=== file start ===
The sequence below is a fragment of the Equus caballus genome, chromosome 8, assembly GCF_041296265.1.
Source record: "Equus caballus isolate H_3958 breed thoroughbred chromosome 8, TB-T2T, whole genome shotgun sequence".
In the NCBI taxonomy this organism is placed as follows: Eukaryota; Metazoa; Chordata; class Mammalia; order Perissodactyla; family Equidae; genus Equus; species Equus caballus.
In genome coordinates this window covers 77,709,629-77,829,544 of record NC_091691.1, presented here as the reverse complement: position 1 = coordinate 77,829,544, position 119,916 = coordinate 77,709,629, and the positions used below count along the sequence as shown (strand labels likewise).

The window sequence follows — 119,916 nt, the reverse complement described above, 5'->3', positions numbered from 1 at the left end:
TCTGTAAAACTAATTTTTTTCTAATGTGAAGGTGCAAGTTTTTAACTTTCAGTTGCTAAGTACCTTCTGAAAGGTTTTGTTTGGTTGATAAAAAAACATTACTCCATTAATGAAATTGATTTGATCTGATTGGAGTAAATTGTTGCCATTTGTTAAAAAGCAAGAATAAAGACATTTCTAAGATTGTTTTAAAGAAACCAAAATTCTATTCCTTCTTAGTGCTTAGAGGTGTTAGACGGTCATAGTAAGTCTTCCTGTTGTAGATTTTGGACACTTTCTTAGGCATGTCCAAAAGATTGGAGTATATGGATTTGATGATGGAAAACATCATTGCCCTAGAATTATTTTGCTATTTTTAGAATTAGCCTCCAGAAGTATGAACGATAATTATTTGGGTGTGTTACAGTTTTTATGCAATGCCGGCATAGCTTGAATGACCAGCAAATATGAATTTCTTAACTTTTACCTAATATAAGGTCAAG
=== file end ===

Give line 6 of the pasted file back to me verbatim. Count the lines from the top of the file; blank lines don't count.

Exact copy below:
TCTGTAAAACTAATTTTTTTCTAATGTGAAGGTGCAAGTTTTTAACTTTCAGTTGCTAAGTACCTTCTGAAAGGTTTTGTTTGGTTGATAAAAAAACATTACTCCATTAATGAAATTGATTTGATCTGATTGGAGTAAATTGTTGCCATTTGTTAAAAAGCAAGAATAAAGACATTTCTAAGATTGTTTTAAAGAAACCAAAATTCTATTCCTTCTTAGTGCTTAGAGGTGTTAGACGGTCATAGTAAGTCTTCCTGTTGTAGATTTTGGACACTTTCTTAGGCATGTCCAAAAGATTGGAGTATATGGATTTGATGATGGAAAACATCATTGCCCTAGAATTATTTTGCTATTTTTAGAATTAGCCTCCAGAAGTATGAACGATAATTATTTGGGTGTGTTACAGTTTTTATGCAATGCCGGCATAGCTTGAATGACCAGCAAATATGAATTTCTTAACTTTTACCTAATATAAGGTCAAG